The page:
This allows any water, weed killer, insecticide, or any other garden products you might apply to your lawn to actually reach the soil and roots for maximum absorption.

While you can do this by hand, or with an ordinary garden rake, if you have a lot of material or a larger garden, it can be a backbreaking job.

Check out this article on the best dethatchers on the market for some practical solutions.

Raking and dethatching is also a good way to clear up and remove any snow mold you might have on your lawn – so pay particular attention to those areas if that’s been a problem for you.

man dethatching lawn at backyard

Aeration

Your grass needs space to breathe in order to grow and get the nutrients it needs, especially after suffering under heavy snowfall.

Aerate your soil by poking holes in your lawn with a garden fork, or use one of these awesome lawn aerators to make short work of the job and restore your topsoil to its optimum condition.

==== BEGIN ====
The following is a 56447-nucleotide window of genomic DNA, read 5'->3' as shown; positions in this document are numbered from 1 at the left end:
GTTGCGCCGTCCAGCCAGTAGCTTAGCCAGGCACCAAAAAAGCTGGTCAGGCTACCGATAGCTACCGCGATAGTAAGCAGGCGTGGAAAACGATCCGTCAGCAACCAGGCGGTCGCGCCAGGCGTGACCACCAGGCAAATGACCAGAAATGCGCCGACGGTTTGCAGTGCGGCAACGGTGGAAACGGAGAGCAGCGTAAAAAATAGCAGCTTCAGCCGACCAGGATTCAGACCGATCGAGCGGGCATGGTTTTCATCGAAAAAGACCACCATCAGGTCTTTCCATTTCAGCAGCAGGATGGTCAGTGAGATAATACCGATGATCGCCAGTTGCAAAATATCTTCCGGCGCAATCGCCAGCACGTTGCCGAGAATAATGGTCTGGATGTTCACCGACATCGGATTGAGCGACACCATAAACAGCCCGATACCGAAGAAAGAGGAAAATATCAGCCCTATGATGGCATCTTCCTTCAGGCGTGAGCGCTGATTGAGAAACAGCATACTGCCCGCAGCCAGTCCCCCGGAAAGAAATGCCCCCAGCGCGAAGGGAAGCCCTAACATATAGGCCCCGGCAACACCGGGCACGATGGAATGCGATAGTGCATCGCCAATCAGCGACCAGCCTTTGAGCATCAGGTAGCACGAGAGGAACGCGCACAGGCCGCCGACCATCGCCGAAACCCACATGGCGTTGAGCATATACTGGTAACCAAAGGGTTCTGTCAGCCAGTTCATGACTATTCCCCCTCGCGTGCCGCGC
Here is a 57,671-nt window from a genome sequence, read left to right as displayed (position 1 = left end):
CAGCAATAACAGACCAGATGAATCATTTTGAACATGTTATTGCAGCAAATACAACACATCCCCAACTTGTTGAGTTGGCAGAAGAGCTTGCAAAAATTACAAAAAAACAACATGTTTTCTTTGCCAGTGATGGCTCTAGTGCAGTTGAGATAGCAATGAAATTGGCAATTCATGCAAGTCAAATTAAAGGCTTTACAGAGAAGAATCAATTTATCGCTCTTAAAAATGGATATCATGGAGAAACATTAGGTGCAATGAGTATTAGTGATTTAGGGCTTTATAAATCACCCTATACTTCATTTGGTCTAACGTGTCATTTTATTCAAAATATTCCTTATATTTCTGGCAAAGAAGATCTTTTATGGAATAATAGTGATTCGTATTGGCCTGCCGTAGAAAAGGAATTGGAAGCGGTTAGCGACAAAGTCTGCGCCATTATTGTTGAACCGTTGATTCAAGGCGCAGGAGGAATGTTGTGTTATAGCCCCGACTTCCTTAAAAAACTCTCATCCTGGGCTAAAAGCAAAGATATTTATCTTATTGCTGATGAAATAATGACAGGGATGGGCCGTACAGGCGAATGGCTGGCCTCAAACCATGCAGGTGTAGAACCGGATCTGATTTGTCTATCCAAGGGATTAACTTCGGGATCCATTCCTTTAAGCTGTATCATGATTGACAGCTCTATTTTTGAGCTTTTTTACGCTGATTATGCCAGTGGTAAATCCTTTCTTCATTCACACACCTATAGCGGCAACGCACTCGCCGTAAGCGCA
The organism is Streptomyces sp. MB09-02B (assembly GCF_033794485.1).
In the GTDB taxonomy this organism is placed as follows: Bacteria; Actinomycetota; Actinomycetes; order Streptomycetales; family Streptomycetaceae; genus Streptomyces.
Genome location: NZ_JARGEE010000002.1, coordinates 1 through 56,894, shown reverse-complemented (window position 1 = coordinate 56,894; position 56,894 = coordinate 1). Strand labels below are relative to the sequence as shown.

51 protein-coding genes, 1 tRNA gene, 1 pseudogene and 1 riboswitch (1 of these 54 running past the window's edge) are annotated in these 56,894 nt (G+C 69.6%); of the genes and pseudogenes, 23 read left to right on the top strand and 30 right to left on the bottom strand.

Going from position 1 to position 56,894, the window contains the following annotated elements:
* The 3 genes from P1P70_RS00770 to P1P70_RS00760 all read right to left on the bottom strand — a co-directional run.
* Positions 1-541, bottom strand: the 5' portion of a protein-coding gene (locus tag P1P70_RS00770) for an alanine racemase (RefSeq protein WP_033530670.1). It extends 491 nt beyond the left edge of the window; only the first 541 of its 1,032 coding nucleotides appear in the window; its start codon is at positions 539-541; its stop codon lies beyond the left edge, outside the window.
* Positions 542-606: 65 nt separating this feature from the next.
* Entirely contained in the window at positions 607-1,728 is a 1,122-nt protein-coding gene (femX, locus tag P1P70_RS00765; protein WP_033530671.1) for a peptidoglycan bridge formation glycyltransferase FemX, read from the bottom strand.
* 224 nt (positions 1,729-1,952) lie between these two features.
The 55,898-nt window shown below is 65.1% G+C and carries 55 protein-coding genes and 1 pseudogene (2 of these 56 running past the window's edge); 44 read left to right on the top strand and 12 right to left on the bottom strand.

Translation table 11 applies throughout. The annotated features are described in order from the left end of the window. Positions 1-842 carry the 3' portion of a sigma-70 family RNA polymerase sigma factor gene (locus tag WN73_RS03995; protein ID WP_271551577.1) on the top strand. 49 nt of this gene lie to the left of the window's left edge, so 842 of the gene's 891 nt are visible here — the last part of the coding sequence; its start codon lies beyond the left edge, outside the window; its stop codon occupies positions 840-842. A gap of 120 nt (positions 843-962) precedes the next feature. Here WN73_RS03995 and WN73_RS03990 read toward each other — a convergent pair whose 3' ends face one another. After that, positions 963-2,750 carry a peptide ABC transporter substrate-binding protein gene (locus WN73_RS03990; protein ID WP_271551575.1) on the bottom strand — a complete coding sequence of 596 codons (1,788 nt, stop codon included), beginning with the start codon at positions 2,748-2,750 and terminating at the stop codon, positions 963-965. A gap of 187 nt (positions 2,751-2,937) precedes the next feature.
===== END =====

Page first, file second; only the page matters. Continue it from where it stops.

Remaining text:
Remember, a dedicated aerator will lift “plugs” of soil out of your turf, ensuring the soil spreads out and is allowed to breathe.

While using a garden fork might be cheaper, it’s actually compacting the soil underneath the tines, so a plug aerator is the preferred option. You can also hire a professional to do the job if you so choose.

This will make your lawn healthier and more resistant to weeds, and is an essential early spring lawn care tip.

You can also read this article on the differences between dethatching and aeration if you need more info.

Eliminate the Weeds